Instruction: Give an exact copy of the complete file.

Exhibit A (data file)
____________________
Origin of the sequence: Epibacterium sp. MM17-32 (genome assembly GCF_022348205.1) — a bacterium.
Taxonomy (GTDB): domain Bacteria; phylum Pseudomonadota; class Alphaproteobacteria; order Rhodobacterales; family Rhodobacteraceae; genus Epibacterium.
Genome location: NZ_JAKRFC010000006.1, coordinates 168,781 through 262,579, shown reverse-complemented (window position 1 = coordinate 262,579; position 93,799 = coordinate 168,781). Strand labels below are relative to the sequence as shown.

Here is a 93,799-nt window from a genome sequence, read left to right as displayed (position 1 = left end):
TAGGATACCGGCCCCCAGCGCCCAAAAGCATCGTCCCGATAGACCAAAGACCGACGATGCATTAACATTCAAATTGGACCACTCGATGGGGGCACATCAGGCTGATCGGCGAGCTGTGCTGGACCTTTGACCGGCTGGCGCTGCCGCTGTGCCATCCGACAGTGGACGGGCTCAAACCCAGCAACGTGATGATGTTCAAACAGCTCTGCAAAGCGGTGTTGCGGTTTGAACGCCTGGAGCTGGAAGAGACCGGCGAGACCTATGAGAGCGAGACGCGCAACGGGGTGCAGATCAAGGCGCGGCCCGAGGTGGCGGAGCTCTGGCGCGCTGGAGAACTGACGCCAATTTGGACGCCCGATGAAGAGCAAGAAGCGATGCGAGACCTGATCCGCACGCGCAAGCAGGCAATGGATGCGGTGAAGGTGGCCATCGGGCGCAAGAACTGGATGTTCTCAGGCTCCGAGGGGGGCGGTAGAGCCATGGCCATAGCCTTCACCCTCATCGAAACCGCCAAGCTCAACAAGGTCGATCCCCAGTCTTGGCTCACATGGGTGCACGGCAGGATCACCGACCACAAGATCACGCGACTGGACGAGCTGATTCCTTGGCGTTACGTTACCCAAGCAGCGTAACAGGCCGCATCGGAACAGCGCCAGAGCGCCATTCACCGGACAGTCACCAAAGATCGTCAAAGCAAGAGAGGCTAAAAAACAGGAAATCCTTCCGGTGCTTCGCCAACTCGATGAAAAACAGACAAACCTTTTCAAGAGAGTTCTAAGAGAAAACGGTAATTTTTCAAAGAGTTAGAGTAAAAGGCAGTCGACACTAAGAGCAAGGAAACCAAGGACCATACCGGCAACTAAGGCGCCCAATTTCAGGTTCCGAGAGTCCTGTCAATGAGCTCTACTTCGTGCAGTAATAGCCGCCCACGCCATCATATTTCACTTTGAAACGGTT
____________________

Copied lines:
Origin of the sequence: Epibacterium sp. MM17-32 (genome assembly GCF_022348205.1) — a bacterium.
Taxonomy (GTDB): domain Bacteria; phylum Pseudomonadota; class Alphaproteobacteria; order Rhodobacterales; family Rhodobacteraceae; genus Epibacterium.
Genome location: NZ_JAKRFC010000006.1, coordinates 168,781 through 262,579, shown reverse-complemented (window position 1 = coordinate 262,579; position 93,799 = coordinate 168,781). Strand labels below are relative to the sequence as shown.

Here is a 93,799-nt window from a genome sequence, read left to right as displayed (position 1 = left end):
TAGGATACCGGCCCCCAGCGCCCAAAAGCATCGTCCCGATAGACCAAAGACCGACGATGCATTAACATTCAAATTGGACCACTCGATGGGGGCACATCAGGCTGATCGGCGAGCTGTGCTGGACCTTTGACCGGCTGGCGCTGCCGCTGTGCCATCCGACAGTGGACGGGCTCAAACCCAGCAACGTGATGATGTTCAAACAGCTCTGCAAAGCGGTGTTGCGGTTTGAACGCCTGGAGCTGGAAGAGACCGGCGAGACCTATGAGAGCGAGACGCGCAACGGGGTGCAGATCAAGGCGCGGCCCGAGGTGGCGGAGCTCTGGCGCGCTGGAGAACTGACGCCAATTTGGACGCCCGATGAAGAGCAAGAAGCGATGCGAGACCTGATCCGCACGCGCAAGCAGGCAATGGATGCGGTGAAGGTGGCCATCGGGCGCAAGAACTGGATGTTCTCAGGCTCCGAGGGGGGCGGTAGAGCCATGGCCATAGCCTTCACCCTCATCGAAACCGCCAAGCTCAACAAGGTCGATCCCCAGTCTTGGCTCACATGGGTGCACGGCAGGATCACCGACCACAAGATCACGCGACTGGACGAGCTGATTCCTTGGCGTTACGTTACCCAAGCAGCGTAACAGGCCGCATCGGAACAGCGCCAGAGCGCCATTCACCGGACAGTCACCAAAGATCGTCAAAGCAAGAGAGGCTAAAAAACAGGAAATCCTTCCGGTGCTTCGCCAACTCGATGAAAAACAGACAAACCTTTTCAAGAGAGTTCTAAGAGAAAACGGTAATTTTTCAAAGAGTTAGAGTAAAAGGCAGTCGACACTAAGAGCAAGGAAACCAAGGACCATACCGGCAACTAAGGCGCCCAATTTCAGGTTCCGAGAGTCCTGTCAATGAGCTCTACTTCGTGCAGTAATAGCCGCCCACGCCATCATATTTCACTTTGAAACGGTT